*A New York Times Notable Book of 2021*
"A God’s-eye meditation on mutability and loss. . . . an extraordinary novel in terms of its variety of character, symphonic language and spiritual reach. . . . [Spufford is] such a beautiful writer, casually stunning in his language and perceptions. . . . Light Perpetual is a miracle, not only of art but of encompassing empathy.” —Maureen Corrigan, The Wall Street Journal
"Offers a moving view of how people confront the gap between their expectations and their reality." —The New Yorker
"Vividly imagined. . . . Spufford is a fluent writer, bringing a deft touch to the emotional force fields of parents and their children. . . . richly drawn.” —Christopher Benfy, The New York Times Book Review
"Heady, vivid, ecstatically precise. . . . uncannily good. . . . Light Perpetual is the sort of novel that’s carried by its descriptions, passages that transform the ordinary into the transcendent and leave us marveling.” —Laura Miller, Slate
"Spufford’s storytelling is beautiful, paced, and engaging. . . . [He] makes the case that all lives are inherently interesting if we look at them closely enough." —Lit Hub, "Our Favorite Books of 2021"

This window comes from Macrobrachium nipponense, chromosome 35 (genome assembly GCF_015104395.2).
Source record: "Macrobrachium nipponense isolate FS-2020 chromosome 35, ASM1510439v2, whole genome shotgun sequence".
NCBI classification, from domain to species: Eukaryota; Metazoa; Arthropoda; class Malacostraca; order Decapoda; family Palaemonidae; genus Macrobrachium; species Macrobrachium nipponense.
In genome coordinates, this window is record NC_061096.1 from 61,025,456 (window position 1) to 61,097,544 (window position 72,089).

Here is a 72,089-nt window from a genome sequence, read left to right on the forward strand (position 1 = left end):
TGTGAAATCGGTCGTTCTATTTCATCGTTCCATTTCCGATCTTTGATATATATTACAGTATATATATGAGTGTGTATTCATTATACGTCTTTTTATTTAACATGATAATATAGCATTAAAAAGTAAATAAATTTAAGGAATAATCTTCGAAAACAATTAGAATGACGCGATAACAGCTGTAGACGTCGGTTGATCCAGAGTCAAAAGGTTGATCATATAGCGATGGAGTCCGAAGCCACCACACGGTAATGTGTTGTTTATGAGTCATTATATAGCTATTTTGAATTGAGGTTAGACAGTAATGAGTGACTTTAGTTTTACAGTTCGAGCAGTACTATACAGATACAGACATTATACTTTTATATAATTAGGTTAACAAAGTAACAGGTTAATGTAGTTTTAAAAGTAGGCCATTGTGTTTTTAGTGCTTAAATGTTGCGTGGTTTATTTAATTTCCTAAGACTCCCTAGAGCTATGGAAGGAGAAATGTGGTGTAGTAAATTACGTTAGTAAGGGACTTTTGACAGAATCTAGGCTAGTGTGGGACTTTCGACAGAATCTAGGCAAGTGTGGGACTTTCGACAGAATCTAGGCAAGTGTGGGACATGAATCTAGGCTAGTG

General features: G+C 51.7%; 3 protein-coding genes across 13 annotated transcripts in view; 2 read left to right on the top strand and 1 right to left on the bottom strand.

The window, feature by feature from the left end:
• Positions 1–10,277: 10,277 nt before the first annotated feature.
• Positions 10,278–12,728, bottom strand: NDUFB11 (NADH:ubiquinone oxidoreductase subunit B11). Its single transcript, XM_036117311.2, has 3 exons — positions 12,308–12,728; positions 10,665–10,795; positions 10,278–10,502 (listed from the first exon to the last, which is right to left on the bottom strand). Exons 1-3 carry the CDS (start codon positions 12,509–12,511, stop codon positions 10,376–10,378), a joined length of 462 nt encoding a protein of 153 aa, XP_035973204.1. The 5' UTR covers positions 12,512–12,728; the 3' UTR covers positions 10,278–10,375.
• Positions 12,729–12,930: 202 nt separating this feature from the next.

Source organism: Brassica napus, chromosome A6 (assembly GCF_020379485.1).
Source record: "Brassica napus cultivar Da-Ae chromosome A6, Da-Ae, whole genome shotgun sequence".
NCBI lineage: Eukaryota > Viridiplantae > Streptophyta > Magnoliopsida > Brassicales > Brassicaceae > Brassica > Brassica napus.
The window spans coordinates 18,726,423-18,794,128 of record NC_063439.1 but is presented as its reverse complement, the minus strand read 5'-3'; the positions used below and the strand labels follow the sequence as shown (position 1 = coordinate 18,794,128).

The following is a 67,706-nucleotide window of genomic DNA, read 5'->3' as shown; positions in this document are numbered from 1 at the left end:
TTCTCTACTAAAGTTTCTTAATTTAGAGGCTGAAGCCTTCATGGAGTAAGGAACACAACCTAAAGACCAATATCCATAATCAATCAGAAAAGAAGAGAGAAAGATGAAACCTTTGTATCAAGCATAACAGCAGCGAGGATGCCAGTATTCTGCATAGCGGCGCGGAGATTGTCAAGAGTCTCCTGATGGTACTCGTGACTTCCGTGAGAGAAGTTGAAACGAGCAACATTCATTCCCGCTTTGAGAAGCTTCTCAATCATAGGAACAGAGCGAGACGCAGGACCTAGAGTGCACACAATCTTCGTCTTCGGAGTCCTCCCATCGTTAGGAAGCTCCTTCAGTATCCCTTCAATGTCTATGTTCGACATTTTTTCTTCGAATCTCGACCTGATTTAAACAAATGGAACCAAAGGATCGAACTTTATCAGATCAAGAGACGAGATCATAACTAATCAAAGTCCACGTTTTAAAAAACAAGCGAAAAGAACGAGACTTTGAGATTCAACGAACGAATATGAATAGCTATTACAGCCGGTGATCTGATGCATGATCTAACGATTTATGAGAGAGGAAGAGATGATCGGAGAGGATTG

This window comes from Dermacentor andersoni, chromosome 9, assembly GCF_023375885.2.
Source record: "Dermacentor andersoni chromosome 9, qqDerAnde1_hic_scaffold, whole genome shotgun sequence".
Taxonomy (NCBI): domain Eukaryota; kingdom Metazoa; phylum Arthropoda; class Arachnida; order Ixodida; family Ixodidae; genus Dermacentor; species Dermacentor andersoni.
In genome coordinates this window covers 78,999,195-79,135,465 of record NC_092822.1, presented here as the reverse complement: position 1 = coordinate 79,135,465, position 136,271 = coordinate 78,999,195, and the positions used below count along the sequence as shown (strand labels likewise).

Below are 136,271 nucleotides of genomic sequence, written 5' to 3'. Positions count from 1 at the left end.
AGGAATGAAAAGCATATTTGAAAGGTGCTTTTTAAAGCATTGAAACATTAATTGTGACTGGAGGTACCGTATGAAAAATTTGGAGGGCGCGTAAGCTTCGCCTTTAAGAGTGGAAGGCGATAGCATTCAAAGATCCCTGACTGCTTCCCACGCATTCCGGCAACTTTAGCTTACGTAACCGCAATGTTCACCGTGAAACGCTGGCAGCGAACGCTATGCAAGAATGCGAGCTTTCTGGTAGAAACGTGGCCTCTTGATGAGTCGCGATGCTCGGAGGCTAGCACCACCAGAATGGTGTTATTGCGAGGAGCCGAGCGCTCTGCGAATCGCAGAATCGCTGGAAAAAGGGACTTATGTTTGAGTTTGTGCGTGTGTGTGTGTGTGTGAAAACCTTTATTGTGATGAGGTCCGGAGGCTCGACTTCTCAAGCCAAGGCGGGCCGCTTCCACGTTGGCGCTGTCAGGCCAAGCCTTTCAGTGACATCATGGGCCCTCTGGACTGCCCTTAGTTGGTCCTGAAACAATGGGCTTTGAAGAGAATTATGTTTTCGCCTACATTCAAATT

“Magical . . . stunning. . . . Thanks to Spufford’s narrative wizardry, all five protagonists come to vivid life in this spectacularly moving story.” —Publishers Weekly, STARRED review
“[A] richly imagined mosaic. . . . [T]he characters are complex, engaging, memorable. Spufford does indeed bring them to life. He also brings depth and detail to every vignette, from a boy’s view of soccer to hot-lead typesetting, a neo-Nazi concert, or a trip on a double-decker bus. . . . Entertaining and unconventional.” —Kirkus Reviews, STARRED review
“Graceful. . . . Light Perpetual derives considerable power from dramatizing the experiences its characters missed: the chance to build and lose a fortune, to see one’s dreams realized or else rerouted toward more modest achievements, or just to hold a loved one’s hand." —BookPage, STARRED review